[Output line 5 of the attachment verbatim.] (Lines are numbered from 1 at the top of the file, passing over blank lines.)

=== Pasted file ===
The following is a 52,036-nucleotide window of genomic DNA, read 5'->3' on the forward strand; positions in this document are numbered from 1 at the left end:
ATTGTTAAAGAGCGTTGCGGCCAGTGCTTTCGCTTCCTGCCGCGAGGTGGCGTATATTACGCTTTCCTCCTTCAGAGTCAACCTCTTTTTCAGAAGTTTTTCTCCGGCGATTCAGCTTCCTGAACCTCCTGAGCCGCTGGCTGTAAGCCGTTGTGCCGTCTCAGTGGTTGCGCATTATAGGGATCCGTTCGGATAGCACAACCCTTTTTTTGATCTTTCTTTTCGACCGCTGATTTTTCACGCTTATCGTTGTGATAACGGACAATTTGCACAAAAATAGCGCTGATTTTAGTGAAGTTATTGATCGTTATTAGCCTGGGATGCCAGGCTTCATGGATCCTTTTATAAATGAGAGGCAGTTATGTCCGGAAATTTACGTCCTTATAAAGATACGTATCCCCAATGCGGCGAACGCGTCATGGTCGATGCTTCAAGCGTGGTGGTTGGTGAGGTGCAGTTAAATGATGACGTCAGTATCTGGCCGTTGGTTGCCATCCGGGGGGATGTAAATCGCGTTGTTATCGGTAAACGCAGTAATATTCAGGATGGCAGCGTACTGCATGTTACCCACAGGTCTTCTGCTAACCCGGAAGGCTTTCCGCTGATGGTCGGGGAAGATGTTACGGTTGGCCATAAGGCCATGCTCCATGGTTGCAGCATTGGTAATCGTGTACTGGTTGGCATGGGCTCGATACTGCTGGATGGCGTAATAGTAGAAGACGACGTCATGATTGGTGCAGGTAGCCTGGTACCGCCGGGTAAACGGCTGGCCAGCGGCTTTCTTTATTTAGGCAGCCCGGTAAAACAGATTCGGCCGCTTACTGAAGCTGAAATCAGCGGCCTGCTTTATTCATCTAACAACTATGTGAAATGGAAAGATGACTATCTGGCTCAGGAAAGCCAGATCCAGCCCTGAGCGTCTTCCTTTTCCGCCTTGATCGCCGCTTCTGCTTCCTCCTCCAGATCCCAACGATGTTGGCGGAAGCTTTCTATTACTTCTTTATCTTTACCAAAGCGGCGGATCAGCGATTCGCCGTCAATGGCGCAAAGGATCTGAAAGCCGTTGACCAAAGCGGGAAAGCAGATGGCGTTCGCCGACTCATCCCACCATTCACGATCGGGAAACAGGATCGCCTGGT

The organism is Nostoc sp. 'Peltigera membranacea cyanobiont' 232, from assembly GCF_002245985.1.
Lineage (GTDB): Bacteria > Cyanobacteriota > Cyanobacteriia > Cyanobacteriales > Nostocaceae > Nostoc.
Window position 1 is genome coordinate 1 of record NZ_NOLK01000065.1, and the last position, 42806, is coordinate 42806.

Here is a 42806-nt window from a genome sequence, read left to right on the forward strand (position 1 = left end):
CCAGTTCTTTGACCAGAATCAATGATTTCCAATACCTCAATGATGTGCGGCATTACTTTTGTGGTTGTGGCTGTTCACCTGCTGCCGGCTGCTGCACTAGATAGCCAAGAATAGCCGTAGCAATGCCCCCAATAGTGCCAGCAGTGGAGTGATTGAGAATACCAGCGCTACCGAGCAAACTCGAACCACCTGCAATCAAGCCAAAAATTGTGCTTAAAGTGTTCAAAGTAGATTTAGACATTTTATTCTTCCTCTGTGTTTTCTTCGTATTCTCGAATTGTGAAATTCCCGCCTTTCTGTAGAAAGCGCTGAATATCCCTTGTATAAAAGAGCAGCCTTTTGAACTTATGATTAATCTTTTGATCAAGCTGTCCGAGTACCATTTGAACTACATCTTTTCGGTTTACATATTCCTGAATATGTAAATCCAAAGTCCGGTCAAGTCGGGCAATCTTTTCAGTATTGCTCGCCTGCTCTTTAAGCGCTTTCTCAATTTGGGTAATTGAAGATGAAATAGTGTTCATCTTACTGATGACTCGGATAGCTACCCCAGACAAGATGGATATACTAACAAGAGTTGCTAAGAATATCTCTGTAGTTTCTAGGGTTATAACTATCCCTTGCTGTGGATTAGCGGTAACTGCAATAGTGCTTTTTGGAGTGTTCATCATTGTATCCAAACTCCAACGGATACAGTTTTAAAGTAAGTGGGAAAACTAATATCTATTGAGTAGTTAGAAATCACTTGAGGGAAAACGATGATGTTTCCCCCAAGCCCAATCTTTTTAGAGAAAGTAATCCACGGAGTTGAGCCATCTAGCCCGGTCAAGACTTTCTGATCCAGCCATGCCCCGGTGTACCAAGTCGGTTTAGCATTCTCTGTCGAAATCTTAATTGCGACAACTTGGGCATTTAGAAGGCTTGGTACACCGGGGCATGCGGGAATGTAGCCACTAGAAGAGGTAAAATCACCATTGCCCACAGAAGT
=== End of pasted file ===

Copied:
Window position 1 is genome coordinate 1 of record NZ_NOLK01000065.1, and the last position, 42806, is coordinate 42806.